• The (usually three) "arbitrators" on the Tribunal are not Judges appointed by any government. They are selected from the corps of lawyers engaged in public international law, and are thus also a part of the so called "transnational elite" They operate in a "revolving door" environment where they may be a judge in one case and be representing a client in another. Clearly there is conflict of interest between these two roles.
 All of these have the effect of transferring sovereignty from the elected government to the ISDS Tribunal and giving overseas companies greater legal rights than domestic ones.

TPPA is a grand scheme to facilitate the ambitions of the "transnational elite" -a bona-fide modern phenomenon recognised by academia (Sklair 2001, Rothkopf 2008)- of which Groser (who has had a lifelong career in trade negotiation and diplomacy) and Key (international currency trader) are both members. It is quite understandable how, from their elevated viewpoint, they view national sovereignty as a quaint anachronism and an impediment to the world they inhabit, whereas for us lesser mortals who are required by law to inhabit a world defined by our national borders, sovereignty is our firewall and security no less than the walls and roof of our own home.

 Too much sovereignty has been given away already -customs tariffs and excise duty are legitimate tools for any nation to use to create the society it wants as well as to raise revenue. Arguably "protectionism" is more virtuous than "free-trade" anyway, since business-owners and workers share in that protection equally, and parliament is at liberty to and has always from time-to-time altered tariffs and duty to reflect the political, economic and strategic demands of the country. Treaties binds future governments to commitments, not only beyond the life of the goverment that makes them, but beyond the life of any person living at the time it is made.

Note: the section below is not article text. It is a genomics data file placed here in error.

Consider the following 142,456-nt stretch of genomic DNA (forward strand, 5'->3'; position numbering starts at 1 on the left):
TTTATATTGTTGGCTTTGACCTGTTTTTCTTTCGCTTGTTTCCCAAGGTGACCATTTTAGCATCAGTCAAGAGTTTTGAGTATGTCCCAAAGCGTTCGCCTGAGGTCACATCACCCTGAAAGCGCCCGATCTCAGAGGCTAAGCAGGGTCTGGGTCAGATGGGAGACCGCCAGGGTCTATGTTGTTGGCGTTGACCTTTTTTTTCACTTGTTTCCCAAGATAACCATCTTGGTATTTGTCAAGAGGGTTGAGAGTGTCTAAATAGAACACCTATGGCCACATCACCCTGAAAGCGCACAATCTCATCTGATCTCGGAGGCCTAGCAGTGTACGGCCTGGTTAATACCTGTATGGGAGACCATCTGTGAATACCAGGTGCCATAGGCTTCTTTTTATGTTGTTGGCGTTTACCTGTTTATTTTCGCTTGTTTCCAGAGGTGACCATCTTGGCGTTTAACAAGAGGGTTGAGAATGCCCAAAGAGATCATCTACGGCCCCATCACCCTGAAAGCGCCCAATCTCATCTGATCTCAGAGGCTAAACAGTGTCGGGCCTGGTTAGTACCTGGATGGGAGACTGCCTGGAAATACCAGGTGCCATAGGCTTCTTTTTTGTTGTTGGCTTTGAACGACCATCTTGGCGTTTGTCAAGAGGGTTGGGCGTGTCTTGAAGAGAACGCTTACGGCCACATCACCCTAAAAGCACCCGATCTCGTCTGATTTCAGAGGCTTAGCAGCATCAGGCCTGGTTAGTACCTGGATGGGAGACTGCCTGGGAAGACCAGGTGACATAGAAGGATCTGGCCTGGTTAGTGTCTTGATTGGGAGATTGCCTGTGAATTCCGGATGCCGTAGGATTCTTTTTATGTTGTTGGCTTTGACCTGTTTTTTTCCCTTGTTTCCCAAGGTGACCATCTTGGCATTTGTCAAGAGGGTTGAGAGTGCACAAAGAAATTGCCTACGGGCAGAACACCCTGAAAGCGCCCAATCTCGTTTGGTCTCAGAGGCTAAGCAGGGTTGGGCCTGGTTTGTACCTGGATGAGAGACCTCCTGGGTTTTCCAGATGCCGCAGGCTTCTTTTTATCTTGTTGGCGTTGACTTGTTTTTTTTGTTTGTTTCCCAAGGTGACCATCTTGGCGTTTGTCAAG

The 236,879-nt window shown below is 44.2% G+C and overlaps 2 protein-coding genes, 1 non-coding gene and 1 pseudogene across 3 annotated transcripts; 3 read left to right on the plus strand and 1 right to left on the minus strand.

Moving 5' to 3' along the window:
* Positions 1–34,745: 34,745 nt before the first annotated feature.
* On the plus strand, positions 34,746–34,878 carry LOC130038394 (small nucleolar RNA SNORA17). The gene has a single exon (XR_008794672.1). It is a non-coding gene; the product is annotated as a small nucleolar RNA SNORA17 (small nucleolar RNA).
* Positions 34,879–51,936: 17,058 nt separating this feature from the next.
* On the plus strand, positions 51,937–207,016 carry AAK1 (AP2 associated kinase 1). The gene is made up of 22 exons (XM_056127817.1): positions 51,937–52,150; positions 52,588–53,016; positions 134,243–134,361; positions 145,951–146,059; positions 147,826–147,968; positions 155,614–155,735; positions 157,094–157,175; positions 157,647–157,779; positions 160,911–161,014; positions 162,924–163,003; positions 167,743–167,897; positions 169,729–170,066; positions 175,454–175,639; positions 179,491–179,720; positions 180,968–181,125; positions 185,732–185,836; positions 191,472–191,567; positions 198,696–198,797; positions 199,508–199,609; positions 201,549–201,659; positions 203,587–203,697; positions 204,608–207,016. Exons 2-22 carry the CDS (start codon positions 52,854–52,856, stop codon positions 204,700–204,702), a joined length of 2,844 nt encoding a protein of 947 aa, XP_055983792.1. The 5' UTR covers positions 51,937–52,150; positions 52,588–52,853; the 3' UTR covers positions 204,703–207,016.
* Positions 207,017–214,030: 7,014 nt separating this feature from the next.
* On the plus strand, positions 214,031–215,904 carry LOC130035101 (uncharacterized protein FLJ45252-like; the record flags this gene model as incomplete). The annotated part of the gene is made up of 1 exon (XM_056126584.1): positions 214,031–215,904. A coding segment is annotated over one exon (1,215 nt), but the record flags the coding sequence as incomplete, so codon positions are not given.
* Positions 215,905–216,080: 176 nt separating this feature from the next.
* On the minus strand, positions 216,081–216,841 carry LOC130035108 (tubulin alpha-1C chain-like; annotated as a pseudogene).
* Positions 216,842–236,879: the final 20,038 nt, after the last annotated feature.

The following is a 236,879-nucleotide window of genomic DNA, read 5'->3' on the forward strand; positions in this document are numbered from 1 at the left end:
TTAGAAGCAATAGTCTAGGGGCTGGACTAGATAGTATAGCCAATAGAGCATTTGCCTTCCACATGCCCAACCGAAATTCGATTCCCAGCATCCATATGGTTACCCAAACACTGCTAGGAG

Thomas Paine (1791): "There never did exist a Parliament in any country, possessed of the right of commanding for ever how the world shall be governed, or who shall govern it; and therefore all such declarations by which the makers of them attempt to do what they have neither the right nor the power to do are in themselves null and void."

Tim Grosers Emotions Trump New Zealands Best Interests.

Tim Grosers attachment to the signing of the deal- "not emotionally in the space of wanting to leave the party" (can't find the video sorry -I think it's been pulled) while understandable is quite deplorable. He has spent his entire career in trade and diplomacy and has been revolving in "trade-negotiation" circles for more than 35 years. Not only is this the biggest deal of his life, but at 65 years old, it will be his last. It is only natural that he wants to leave the party bathed in glory rather than as the "party pooper." Arguably it was precisely the goodwill resulting from long association with the global negotiations community that made him one of the "parachute squad" (Groser, Finlayson, Joyce) of "Johnny-come-lately" list MP's that have been inserted into high ministerial office . Not as talented as playing to the audience as "smiling assassin" Key -his strident comments about "bleating and moaning" and "breathless children" smack of arrogance and desperation.